Court: Facebook Must Face Facial-Recognition Privacy Lawsuit

Six years after Facebook launched a feature that scans uploaded photos to see if it can recognize faces and suggest people to tag, a lawsuit about the social media site’s facial-recognition tech has been given the go-ahead by a federal court.

The lawsuit [PDF], filed in 2015 by a group of three Facebook users from Illinois, alleges that Facebook violated an Illinois state law, the Biometric Information Privacy Act, by failing to properly alert users to the fact that Facebook was collecting and storing a massive database of potentially hundreds of millions of users’ faces. Facebook is also accused of failing to publicly reveal its retention policies for biometric data.

While Facebook users can opt out of the “Tag Suggestions” feature, the lawsuit claims that the company doesn’t make it easy.

“In fact, since the Tag Suggestions feature was rolled out, Facebook has kept its biometrics data collection practices out of its privacy policies and has instead placed ambiguous statements about the true nature of its Tag Suggestions program on remote sections of its website (such as in its “Help Center” or the now defunct “Notes” sections),” reads the complaint. “Uncovering these remote sections not only requires a user to know about Tag Suggestions in the first place, but also requires them to affirmatively seek out more information through multiple layers of additional pages.”

In response to the lawsuit, Facebook argued that the plaintiffs could not bring the case under Illinois law because they had, as part of the Facebook terms of use, agreed that California law governs any disputes with Facebook.

While the court found that the plaintiff users had indeed agreed to the Facebook terms of use, it ultimately determined that Facebook could not use this clause to negate the Illinois state law.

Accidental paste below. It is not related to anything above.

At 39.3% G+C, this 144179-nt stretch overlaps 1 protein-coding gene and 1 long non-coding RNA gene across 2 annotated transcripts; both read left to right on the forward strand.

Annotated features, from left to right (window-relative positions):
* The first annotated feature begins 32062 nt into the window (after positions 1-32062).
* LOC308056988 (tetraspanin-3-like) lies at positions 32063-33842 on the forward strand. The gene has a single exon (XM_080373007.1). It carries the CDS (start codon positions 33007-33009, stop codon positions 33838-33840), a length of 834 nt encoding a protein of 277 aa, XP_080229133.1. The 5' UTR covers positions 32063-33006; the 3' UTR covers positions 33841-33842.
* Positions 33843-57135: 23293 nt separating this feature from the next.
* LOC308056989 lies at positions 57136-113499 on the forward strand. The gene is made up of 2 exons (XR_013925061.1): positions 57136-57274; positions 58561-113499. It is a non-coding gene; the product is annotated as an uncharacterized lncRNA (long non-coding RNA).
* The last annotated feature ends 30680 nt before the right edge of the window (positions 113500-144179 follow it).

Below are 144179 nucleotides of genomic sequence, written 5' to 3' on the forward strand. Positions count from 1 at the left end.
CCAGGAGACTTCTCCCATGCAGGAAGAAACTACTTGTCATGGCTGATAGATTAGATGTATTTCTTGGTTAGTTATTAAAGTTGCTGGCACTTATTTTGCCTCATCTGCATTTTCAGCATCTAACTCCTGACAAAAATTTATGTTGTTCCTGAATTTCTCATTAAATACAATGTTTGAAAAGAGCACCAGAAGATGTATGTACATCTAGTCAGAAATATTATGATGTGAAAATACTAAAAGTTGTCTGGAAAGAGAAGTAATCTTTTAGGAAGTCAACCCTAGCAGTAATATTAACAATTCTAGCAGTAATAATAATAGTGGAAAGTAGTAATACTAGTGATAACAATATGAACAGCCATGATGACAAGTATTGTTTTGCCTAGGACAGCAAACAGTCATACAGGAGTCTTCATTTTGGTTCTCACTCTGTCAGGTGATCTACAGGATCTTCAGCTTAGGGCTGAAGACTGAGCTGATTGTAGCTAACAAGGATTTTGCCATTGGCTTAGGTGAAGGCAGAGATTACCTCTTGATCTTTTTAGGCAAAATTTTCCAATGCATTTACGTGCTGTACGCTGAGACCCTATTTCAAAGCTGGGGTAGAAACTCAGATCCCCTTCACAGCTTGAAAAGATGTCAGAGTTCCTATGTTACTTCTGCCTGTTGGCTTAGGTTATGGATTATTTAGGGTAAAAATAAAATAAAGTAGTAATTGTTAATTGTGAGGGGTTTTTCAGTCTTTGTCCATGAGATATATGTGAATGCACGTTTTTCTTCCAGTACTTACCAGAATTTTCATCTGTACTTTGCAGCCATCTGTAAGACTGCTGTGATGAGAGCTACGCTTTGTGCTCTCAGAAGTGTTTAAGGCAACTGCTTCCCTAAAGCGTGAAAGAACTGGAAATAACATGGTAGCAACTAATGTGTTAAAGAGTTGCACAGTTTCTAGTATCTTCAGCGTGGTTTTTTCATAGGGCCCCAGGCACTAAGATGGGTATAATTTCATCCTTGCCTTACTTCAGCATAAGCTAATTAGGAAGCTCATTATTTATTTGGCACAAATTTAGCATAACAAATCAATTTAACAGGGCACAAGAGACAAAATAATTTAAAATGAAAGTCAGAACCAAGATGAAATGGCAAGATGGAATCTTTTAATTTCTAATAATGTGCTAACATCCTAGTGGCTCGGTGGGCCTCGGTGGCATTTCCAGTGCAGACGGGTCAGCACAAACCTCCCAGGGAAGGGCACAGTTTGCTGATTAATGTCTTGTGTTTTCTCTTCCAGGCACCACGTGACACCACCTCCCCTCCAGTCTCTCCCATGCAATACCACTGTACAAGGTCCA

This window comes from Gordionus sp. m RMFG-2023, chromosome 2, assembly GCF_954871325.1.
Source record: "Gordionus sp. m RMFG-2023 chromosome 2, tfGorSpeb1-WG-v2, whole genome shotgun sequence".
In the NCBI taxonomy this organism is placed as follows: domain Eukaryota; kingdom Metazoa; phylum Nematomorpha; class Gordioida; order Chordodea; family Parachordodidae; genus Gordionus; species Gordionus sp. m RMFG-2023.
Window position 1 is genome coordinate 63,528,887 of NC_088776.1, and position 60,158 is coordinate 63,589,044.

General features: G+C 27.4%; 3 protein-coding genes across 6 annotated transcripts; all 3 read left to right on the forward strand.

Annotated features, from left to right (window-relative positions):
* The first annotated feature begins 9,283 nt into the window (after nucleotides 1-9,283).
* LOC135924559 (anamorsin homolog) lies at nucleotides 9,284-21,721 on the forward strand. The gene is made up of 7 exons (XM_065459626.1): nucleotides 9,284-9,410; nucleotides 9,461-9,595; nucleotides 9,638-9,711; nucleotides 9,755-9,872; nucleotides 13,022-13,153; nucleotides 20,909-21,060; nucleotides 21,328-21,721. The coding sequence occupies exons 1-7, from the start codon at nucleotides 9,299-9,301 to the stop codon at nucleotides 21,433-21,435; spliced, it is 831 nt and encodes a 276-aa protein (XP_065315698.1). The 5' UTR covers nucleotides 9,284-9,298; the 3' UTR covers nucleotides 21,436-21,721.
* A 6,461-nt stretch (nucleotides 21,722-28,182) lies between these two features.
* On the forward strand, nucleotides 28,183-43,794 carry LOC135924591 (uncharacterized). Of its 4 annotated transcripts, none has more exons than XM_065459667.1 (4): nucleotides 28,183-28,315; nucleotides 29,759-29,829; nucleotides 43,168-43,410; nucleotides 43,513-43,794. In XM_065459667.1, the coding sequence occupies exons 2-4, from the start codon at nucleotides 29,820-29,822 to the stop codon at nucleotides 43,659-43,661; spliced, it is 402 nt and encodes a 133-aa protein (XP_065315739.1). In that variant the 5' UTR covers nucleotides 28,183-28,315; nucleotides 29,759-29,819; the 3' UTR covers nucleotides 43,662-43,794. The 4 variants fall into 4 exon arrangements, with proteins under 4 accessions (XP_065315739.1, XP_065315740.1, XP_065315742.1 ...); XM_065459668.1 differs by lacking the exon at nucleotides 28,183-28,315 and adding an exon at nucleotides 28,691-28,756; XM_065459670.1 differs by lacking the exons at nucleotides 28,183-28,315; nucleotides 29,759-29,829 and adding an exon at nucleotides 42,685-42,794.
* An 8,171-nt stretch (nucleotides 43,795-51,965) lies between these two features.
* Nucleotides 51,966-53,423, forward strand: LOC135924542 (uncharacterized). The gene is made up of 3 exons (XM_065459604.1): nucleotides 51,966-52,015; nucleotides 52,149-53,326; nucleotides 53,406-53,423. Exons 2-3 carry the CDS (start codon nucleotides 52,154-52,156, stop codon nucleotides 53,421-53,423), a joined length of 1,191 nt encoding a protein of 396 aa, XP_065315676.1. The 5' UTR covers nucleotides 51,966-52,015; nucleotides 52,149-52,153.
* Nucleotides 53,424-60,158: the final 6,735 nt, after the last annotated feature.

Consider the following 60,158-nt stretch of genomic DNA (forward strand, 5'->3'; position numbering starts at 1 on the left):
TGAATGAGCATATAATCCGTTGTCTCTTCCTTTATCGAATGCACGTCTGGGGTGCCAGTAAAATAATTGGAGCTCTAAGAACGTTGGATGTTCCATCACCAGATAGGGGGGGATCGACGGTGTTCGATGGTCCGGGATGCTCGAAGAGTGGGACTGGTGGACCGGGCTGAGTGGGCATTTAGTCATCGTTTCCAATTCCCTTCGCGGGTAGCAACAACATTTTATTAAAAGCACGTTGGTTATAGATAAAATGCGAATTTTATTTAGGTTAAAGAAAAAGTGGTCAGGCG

In a ruling [PDF] released yesterday, the District Court judge found that Facebook’s requirement that all disputes be governed by California law runs “contrary to a fundamental policy of Illinois” and that Illinois “has a greater interest in the determination of this case.”

“There can be no reasonable doubt that the Illinois Biometric Information Privacy Act embodies a fundamental policy of the state of Illinois,” explains the court, noting “if California law is applied, the Illinois policy of protecting its citizens’ privacy interests in their biometric data, especially in the context of dealing with ‘major national corporations’ like Facebook, would be written out of existence.”

It seems likely that Facebook will appeal the court’s ruling, as it could set a consumer-friendly precedent.

Pam Dixon, executive director of the World Privacy Forum, tells Bloomberg that the court in this case if effectively saying that “state law will be applicable in cases where a national company attempts to try cases in their own state without applying all states’ laws.”

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